It’s one of the world’s most shapeshifting, life-enabling, and multi-talented organisms. It can carry fire, let ancient forests talk and mend war wounds. Fungi’s side hustles include breaking down hydrocarbons and expanding human consciousness. Without it, life couldn’t exist, and death couldn’t disappear. So why is its public image still waiting to win a lot of hearts?
To dig into the mind-blowing intricacies of the mycelium networks below mushroom caps, we look at fungi through the lenses of mycologist Paul Stamets, author and biologist Merlin Sheldrake, and interdisciplinary designer Mari Koppanen.
Words by Megan Brownrigg
It’s a weird concept that one person’s icky mould can be another’s “grand molecular decomposer of nature.” Mycologist Paul Stamets understands that mushrooms are divisive. Largely untapped by scientific research, their ecological potential is powerful. This potency can give us humans, an overconfident but ultimately fragile species, the heebie jeebies. In Stamet’s Netflix documentary Fantastic Fungi, food journalist Eugenia Bone perhaps sums this collective wariness up best:
“A lot of people are afraid of mushrooms […] because of fungi’s role in the cycle of life. They decompose dead and dying organisms and move all those nutrients back into the cycle. They are at the very end of stuff, but they’re also at the beginning.”
Or, as author and biologist Merlin Sheldrake puts it in his book ‘Entangled Life:’
“Fungi make worlds. They also unmake them.”
“These networks speak to each other with mind-boggling complexity via electrical impulses. A mother tree can warn her sapling against drought and pests through mycelial networks.”
Mushrooms have long straddled the space between enchantment and repulsion. A few of us revere their beauty, whilst others feel triggered by their growth. Our inner child might see them as squashy soldiers standing to attention in spotty red hats, but our prudent adult watches them drip down tree trunks like poison candle wax.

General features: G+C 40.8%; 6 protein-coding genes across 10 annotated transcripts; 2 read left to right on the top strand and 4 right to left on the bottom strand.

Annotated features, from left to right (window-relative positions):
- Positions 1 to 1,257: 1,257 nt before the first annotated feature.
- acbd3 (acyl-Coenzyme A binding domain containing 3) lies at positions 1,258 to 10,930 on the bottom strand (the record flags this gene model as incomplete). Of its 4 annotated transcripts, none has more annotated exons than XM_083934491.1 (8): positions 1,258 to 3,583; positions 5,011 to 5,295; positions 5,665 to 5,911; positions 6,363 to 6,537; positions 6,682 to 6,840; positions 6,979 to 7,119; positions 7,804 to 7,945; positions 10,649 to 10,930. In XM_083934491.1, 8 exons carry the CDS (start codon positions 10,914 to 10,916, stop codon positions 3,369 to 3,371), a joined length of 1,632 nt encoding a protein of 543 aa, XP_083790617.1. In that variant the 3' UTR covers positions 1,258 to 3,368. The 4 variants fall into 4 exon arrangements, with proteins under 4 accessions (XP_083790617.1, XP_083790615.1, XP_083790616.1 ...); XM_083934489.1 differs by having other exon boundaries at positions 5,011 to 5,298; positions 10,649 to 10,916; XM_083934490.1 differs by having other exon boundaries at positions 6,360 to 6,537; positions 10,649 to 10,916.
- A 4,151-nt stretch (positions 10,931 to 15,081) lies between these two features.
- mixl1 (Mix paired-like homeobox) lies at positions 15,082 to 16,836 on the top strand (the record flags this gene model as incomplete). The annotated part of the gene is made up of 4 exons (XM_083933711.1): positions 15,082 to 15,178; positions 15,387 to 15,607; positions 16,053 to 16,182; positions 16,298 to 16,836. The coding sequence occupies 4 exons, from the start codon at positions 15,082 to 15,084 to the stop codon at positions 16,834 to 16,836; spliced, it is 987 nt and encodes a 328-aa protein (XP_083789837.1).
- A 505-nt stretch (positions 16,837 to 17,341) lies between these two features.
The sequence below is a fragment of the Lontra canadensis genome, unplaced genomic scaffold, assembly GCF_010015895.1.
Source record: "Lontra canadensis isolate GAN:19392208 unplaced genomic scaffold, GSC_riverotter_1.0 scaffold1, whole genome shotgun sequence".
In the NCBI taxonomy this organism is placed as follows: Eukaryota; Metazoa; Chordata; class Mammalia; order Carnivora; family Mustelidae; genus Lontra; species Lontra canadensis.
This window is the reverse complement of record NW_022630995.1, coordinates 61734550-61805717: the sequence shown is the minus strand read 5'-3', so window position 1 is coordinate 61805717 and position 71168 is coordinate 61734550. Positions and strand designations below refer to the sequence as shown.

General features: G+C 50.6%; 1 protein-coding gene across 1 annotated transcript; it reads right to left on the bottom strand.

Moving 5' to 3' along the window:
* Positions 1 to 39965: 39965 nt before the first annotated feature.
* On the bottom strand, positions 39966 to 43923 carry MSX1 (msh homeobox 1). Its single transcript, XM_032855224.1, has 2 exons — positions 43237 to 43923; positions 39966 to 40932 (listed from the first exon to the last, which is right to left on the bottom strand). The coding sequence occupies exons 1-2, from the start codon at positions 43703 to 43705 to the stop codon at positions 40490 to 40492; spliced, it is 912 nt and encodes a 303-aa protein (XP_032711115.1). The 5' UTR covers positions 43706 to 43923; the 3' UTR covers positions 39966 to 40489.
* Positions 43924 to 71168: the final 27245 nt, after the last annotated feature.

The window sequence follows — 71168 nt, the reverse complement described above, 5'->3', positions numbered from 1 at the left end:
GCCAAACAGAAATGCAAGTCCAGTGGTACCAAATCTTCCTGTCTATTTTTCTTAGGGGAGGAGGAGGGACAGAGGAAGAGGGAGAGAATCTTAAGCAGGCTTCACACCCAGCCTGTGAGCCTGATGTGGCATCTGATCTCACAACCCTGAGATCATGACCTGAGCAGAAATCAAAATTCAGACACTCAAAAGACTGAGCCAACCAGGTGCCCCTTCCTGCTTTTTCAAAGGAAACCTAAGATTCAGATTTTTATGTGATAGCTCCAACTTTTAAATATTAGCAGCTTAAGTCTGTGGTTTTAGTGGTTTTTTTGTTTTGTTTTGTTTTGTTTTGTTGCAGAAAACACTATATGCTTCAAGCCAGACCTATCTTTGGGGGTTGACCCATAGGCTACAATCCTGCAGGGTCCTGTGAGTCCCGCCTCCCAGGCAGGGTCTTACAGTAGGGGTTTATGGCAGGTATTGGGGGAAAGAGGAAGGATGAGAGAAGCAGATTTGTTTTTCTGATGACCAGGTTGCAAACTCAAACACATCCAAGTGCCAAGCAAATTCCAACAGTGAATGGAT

What few of us remember about mushrooms, is that they’re just the fruit of the fungi universe. Their spongy flowers crown networks of filament that mesh for miles underground. These webs, called mycelium, spark more neural pathways than the human brain. It’s estimated a single thimbleful of soil contains up to 400 metres of these fungal cells. “They’re virtually everywhere,” says Paul Stamets.
These networks speak to each other with mind-boggling complexity via electrical impulses. A mother tree can warn her sapling against drought and pests through mycelial networks, encouraging it to grow further away.
This ‘kin recognition’ between plants wasn’t thought of as possible until recently. If conversations between trees can happen thanks to mycelium, could humans also use them to evade environmental threats? Because that would be so handy right now. Considering that we’re more closely related to fungi than we are to plants, it’s not a totally outrageous concept that we could collaborate with them to save mankind. Stamets, who was a logger before becoming an ecologist, enlisted himself to this school of thought a long time ago. He believes the answers to some of our biggest problems, from depression to the climate emergency, sit with mycelium. For him, it’s a plexus of possibility sitting right beneath our feet that’s being ignored. Of 1.5 million species estimated to exist, we know just 60,000 of them.
Sheldrake would agree that an invisible mine of organic intelligence has been touching our toes since the beginning of time:
“Fungi are veteran survivors of ecological disruption. Their ability to cling on—and often flourish—through periods of catastrophic change is one of their defining characteristics. They are inventive, flexible, and collaborative. With much of life on Earth threatened by human activity, are there ways we can partner with fungi to help us adapt? These may sound like the delirious musings of someone buried up to their neck in decomposing wood chips, but […] might it be that we can’t adjust to life on a damaged planet without cultivating new fungal relationships” (Entangled Life, 2020)